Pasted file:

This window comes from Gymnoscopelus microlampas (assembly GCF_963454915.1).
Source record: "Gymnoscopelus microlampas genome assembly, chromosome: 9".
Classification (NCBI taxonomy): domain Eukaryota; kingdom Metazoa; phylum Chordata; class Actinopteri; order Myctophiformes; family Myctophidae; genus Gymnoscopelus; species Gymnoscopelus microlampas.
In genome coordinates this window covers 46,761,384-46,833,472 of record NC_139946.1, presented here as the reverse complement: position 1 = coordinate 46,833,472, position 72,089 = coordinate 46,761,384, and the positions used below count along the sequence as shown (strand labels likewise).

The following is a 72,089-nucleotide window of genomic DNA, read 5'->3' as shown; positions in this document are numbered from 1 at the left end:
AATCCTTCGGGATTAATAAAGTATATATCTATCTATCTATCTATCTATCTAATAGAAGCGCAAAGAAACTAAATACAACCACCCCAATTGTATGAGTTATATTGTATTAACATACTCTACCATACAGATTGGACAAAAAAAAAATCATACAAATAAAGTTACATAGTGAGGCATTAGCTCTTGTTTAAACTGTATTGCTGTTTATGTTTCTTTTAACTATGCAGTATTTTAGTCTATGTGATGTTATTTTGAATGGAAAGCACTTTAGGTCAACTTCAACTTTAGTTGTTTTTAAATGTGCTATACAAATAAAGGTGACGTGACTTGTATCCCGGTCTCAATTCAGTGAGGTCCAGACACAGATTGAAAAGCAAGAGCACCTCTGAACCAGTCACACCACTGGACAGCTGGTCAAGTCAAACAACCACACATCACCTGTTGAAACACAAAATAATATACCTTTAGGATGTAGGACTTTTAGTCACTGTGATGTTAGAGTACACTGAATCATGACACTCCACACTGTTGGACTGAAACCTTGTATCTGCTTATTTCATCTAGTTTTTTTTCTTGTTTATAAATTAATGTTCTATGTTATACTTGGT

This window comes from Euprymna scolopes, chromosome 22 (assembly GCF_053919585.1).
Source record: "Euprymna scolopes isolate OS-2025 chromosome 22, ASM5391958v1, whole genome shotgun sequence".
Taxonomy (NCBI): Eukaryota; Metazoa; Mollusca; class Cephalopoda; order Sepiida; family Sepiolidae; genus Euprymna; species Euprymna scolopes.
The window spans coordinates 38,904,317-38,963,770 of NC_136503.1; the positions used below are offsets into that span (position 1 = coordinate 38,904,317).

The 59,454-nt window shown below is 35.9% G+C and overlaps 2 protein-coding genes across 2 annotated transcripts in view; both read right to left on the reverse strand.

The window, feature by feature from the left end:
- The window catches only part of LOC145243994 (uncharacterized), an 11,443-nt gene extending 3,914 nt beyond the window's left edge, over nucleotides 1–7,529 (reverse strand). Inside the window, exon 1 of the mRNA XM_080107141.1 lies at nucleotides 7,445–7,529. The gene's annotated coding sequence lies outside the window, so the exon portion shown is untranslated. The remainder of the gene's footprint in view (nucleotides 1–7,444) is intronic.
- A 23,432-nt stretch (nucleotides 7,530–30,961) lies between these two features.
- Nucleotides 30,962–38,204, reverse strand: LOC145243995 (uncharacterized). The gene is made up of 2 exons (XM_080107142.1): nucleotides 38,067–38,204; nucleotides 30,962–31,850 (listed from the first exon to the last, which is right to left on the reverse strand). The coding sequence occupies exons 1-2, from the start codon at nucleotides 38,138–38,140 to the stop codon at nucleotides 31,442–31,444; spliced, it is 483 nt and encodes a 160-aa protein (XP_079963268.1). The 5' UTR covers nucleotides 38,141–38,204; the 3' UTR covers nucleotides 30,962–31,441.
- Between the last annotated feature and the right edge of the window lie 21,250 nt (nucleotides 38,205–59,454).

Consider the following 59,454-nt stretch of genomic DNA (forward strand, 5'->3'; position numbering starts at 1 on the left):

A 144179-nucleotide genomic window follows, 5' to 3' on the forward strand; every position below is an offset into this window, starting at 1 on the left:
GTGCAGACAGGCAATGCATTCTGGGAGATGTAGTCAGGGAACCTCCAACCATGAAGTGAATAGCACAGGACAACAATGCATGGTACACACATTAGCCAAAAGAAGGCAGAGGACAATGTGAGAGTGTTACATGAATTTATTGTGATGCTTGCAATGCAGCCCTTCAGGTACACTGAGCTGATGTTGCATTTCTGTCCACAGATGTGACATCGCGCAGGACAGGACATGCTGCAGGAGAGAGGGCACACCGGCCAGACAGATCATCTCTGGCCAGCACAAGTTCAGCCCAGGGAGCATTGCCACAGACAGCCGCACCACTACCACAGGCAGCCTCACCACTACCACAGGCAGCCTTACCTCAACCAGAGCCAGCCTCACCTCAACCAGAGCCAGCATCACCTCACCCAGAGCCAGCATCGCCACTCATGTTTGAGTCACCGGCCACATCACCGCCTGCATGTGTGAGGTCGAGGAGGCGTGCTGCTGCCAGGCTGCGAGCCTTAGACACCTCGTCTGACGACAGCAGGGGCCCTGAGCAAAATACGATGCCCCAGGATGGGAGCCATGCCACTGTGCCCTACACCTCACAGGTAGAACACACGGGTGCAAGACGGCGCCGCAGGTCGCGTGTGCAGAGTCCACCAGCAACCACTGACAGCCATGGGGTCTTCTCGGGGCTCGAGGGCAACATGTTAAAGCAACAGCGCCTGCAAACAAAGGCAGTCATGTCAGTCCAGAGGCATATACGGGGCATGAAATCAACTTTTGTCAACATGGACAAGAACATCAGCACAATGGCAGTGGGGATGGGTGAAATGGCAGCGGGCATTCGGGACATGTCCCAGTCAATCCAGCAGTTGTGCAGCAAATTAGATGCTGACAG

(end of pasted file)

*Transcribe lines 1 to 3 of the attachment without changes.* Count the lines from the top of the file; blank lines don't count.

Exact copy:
This window comes from Gymnoscopelus microlampas (assembly GCF_963454915.1).
Source record: "Gymnoscopelus microlampas genome assembly, chromosome: 9".
Classification (NCBI taxonomy): domain Eukaryota; kingdom Metazoa; phylum Chordata; class Actinopteri; order Myctophiformes; family Myctophidae; genus Gymnoscopelus; species Gymnoscopelus microlampas.